BNA reports that Dr. John Meiszner, as owner of Southwest Psychiatric Associates Ltd., established a retirement plan in 1980 that covered him and his employee. Meiszner served as the plan’s trustee, and Suburban Bank & Trust Co. became the plan’s investment manager in 2000. Meiszner’s employee retired in 1994 and received her benefits, according to the court.
Claiming it had breached its ERISA fiduciary duties between February 2000 and February 2003 by failing to diversify the plan, Meiszner sued Suburban, according to BNA. Suburban filed a motion for summary judgment, saying the plan was not subject to ERISA because its only participant during the relevant time period was Meiszner.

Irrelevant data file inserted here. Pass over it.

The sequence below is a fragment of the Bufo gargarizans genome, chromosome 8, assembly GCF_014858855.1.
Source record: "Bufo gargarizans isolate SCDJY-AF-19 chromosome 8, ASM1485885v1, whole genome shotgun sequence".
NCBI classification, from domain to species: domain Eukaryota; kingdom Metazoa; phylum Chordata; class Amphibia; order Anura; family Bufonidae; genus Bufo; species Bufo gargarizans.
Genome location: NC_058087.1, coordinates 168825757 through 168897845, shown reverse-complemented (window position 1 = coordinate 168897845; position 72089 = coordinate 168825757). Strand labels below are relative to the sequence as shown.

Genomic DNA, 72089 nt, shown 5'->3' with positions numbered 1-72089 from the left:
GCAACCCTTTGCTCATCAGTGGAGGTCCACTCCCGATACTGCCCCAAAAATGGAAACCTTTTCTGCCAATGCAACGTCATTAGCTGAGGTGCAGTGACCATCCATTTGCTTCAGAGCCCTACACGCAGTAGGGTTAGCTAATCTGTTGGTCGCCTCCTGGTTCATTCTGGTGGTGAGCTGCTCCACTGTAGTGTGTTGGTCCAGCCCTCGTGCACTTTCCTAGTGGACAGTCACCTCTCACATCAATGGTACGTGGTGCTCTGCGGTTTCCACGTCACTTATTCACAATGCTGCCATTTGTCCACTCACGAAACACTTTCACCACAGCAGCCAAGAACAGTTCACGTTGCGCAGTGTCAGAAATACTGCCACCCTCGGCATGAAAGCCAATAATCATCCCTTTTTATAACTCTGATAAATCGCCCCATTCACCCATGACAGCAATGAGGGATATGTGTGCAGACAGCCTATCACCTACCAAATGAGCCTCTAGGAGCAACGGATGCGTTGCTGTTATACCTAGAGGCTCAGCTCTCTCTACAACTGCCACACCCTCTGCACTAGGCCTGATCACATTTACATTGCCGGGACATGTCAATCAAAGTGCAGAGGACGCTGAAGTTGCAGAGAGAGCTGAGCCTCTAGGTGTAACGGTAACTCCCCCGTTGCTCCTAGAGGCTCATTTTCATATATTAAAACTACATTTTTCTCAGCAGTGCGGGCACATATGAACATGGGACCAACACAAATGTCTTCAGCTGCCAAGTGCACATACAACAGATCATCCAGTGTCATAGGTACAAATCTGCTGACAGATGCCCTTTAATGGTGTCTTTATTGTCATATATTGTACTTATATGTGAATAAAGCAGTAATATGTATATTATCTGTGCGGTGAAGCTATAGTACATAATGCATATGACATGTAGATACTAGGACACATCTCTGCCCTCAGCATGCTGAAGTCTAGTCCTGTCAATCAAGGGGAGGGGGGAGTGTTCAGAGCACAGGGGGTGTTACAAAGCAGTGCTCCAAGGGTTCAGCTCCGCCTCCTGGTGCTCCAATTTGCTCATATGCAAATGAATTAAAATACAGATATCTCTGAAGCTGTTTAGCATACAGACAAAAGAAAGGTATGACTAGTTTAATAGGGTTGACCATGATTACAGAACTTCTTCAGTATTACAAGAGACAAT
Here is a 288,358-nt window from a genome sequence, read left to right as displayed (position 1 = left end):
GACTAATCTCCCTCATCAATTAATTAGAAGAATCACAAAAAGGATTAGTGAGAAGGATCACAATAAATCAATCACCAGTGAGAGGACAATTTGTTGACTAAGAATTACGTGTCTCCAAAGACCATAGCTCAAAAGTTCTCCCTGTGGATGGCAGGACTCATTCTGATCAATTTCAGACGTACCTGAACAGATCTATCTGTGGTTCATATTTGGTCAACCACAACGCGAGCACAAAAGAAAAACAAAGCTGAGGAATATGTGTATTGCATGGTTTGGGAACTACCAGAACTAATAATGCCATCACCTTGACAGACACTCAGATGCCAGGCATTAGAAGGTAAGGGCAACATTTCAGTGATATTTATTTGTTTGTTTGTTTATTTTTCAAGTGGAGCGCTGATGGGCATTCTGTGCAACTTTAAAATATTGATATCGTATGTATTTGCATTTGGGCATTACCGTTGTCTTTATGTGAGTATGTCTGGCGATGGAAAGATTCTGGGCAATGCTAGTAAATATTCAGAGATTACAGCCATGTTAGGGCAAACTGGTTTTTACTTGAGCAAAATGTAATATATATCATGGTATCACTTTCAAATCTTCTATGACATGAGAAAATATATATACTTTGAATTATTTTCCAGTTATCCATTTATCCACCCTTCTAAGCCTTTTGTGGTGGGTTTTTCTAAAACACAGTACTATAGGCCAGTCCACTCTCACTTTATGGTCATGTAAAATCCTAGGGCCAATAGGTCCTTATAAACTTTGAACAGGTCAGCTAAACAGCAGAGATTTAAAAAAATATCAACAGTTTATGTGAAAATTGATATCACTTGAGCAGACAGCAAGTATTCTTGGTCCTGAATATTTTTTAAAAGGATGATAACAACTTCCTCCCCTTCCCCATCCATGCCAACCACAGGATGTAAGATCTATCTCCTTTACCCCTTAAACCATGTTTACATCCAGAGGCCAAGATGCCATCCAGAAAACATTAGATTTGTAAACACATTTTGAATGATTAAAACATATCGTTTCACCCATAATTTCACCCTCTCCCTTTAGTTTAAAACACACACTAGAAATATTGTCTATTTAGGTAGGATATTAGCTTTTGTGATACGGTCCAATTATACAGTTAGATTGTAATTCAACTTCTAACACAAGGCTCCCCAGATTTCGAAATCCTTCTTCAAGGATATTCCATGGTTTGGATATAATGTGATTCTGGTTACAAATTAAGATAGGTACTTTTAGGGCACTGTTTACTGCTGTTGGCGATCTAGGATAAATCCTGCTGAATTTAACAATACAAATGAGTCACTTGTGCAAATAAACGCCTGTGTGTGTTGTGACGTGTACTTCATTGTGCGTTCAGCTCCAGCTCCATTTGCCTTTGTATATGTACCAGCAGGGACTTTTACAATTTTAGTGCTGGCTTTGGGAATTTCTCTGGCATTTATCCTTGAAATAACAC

The court granted Suburban’s motion, ruling that, under ERISA and its regulations, “plans without employees” are not “employee benefit plans” and will not be covered by ERISA. The court rejected Meiszner’s argument that, because the plan at one time covered both him and his employee, it was governed by ERISA even though he was now the only participant. The court said the regulation that discusses the term “employee benefit plan” is written in the present tense and makes no mention of past employee participation in terms of deciding whether a plan is governed by ERISA.
The case is Meiszner v. Suburban Bank & Trust Co., N.D. Ill., No. 04 C 8017, 10/31/05.
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